Paul has no plans for third-party bid

Story highlights

  • "I don't want to do it," the Texas Republican says of an independent campaign
  • Paul calls for friendlier overtures with Iran
  • He advocates sharp reductions in the size and scope of government
Texas Rep. Ron Paul issued a trademark blunt response Sunday when asked if he might launch a third-party presidential bid in the event he fails to win the Republican presidential nomination.
"I have no intention (of) doing that. That doesn't make sense to me to even think about it, let alone plan to do that," Paul said on "Fox News Sunday."
When prodded further, Paul added it won't happen "because I don't want to do it."
Some Republicans worry an independent bid by Paul would split the conservative vote to ensure the re-election next year of Democratic President Barack Obama.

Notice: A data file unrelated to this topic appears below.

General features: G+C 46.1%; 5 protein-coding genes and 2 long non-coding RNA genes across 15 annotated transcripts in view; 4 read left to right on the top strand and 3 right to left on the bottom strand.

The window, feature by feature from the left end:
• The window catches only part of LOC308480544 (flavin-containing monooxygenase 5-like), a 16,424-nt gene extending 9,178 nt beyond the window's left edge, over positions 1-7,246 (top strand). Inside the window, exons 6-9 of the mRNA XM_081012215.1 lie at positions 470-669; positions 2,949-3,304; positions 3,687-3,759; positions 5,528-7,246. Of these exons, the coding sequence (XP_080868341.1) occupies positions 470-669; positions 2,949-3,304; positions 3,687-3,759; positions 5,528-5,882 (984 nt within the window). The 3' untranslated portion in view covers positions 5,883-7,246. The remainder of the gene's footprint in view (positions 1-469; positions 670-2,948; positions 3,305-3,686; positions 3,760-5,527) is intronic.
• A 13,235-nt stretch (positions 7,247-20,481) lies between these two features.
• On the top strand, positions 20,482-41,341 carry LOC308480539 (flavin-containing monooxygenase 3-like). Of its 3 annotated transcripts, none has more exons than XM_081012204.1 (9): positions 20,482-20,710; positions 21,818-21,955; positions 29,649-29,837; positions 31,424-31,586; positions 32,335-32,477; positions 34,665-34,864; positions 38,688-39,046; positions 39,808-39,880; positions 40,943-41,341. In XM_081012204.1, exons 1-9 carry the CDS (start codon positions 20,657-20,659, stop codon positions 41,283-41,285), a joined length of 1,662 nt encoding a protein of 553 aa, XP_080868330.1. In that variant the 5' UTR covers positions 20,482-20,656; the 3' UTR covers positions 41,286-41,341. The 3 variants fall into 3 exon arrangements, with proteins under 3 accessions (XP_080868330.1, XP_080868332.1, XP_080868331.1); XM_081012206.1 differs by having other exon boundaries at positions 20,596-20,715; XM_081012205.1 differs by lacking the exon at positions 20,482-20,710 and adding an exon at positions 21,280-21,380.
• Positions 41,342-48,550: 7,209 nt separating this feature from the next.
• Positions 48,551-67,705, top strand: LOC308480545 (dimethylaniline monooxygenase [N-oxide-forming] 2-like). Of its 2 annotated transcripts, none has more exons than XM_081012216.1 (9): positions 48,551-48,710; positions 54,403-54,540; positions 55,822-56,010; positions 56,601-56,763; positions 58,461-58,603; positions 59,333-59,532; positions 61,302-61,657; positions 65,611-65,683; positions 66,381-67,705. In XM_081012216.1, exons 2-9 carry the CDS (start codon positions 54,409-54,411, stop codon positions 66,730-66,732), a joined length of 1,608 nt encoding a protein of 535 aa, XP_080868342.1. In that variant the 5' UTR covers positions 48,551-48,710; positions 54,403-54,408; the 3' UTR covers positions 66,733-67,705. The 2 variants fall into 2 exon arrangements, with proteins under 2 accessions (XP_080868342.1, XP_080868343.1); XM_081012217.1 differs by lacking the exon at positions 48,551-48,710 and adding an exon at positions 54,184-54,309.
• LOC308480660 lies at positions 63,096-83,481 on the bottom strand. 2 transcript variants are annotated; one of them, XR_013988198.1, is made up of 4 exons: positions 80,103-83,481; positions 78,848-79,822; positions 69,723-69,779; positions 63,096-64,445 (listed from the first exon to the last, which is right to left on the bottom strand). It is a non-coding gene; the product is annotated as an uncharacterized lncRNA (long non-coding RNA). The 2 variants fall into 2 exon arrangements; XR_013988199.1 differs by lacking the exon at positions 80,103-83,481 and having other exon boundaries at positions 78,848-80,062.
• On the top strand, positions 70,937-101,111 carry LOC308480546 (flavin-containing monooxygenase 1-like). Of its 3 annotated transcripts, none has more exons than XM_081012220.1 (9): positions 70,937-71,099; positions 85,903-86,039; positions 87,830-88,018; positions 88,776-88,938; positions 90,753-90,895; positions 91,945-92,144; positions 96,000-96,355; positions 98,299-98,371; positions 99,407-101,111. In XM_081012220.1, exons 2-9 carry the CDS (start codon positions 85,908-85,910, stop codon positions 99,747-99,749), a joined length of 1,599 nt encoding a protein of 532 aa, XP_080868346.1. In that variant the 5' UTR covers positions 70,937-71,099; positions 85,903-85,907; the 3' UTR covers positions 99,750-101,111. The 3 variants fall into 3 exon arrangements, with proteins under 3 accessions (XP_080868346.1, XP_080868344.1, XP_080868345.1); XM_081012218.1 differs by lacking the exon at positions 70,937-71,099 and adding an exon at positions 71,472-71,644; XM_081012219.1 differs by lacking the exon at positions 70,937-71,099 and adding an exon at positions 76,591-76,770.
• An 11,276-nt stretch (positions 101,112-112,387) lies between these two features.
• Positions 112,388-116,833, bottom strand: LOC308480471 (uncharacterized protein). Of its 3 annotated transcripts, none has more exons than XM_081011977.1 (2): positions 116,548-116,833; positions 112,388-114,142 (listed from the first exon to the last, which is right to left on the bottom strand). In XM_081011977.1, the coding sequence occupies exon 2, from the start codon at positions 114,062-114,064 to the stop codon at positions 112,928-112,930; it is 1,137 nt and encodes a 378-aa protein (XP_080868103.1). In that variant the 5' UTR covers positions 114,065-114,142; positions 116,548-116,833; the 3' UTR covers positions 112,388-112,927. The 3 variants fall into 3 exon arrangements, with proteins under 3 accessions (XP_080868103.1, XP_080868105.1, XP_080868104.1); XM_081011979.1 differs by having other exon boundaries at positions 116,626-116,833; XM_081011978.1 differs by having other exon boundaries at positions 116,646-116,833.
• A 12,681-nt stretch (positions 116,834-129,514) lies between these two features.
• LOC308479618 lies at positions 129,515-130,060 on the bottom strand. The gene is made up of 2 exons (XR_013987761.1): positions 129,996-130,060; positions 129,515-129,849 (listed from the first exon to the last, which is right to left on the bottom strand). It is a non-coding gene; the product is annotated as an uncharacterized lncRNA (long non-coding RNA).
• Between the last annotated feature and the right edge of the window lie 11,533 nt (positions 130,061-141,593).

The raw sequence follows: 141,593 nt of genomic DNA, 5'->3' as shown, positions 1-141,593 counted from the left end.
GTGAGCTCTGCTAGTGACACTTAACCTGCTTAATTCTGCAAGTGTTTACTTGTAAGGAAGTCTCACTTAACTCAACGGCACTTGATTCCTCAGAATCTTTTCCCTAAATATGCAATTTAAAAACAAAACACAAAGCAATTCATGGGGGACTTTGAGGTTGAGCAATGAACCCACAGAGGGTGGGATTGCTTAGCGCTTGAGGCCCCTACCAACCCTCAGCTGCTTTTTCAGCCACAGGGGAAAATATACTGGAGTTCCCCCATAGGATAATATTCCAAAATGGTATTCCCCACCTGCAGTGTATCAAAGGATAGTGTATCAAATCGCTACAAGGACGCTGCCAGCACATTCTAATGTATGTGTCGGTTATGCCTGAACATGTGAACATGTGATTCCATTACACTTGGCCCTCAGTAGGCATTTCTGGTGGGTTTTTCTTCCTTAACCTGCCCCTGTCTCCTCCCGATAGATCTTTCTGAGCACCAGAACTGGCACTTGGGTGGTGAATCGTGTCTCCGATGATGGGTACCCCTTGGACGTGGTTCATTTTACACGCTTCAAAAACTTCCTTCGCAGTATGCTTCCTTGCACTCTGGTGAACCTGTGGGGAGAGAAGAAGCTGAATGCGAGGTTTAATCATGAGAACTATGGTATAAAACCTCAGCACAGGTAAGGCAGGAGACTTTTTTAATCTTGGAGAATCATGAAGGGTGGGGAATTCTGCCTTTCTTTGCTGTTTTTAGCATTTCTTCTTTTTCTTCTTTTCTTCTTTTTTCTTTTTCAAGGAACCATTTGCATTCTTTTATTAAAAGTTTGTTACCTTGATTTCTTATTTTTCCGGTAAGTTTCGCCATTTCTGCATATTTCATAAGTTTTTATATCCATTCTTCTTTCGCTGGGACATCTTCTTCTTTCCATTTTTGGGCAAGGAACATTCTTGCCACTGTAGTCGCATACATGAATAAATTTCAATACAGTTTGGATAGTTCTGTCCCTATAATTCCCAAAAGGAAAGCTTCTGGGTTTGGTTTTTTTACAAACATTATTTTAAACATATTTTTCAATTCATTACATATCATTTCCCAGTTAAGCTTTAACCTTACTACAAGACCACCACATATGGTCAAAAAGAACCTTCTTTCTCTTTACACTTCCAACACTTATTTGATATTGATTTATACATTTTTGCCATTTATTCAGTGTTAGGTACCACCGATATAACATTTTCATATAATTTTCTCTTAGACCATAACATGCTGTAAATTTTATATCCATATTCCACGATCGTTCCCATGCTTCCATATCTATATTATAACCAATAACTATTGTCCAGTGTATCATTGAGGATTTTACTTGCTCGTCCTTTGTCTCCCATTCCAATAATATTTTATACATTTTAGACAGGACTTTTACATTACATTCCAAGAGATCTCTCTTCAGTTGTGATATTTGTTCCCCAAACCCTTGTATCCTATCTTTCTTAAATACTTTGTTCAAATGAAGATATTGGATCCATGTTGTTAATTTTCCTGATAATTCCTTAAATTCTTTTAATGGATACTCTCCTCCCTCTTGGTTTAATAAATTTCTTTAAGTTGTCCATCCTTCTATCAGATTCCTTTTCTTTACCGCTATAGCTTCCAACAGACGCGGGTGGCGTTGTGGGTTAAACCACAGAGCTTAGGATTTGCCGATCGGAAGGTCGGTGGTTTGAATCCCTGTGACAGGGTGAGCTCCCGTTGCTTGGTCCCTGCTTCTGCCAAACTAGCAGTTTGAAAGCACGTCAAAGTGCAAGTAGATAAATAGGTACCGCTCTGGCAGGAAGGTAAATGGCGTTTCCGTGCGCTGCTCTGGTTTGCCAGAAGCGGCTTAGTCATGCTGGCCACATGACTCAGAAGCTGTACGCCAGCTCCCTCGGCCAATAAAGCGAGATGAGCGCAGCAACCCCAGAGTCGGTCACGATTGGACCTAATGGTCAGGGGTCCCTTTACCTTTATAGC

Paul: No more student loans
Paul: No more student loans


    Paul: No more student loans


Paul: No more student loans 02:27
Paul, who is making his second run for the GOP nomination, has held a steady middle position in the polls so far, below the top-tier candidates but generally getting double-digit support to top the rest of the pack.
He advocates sharply reducing the size and role of government, including the end of a U.S. military presence in many places around the world.
Asked Sunday about U.S. policy on Iran in light of reports that Tehran continues striving to build a nuclear weapon, Paul called for a diplomatic approach rather than any kind of harsh or militaristic response.
Instead of sanctions or backing an attack on Iranian nuclear facilities, Paul said, the United States should change its approach to the Iranian government by "maybe offering friendship to them."
"I mean, didn't we talk to the Soviets, didn't we talk to the Chinese?" he asked of U.S. relations with nuclear-armed superpowers.
The former Soviet Union had much greater nuclear capabilities than the Iranians, who "can't make enough gasoline for themselves," Paul noted.
"For them to be a threat to us or to anybody in the region, I think, is just blown out of proportion," he added. "People are anxious to use violence against the Iranians. I think it would undermine our security. I think it would be very destructive to Israel, because this is going to blow that place up."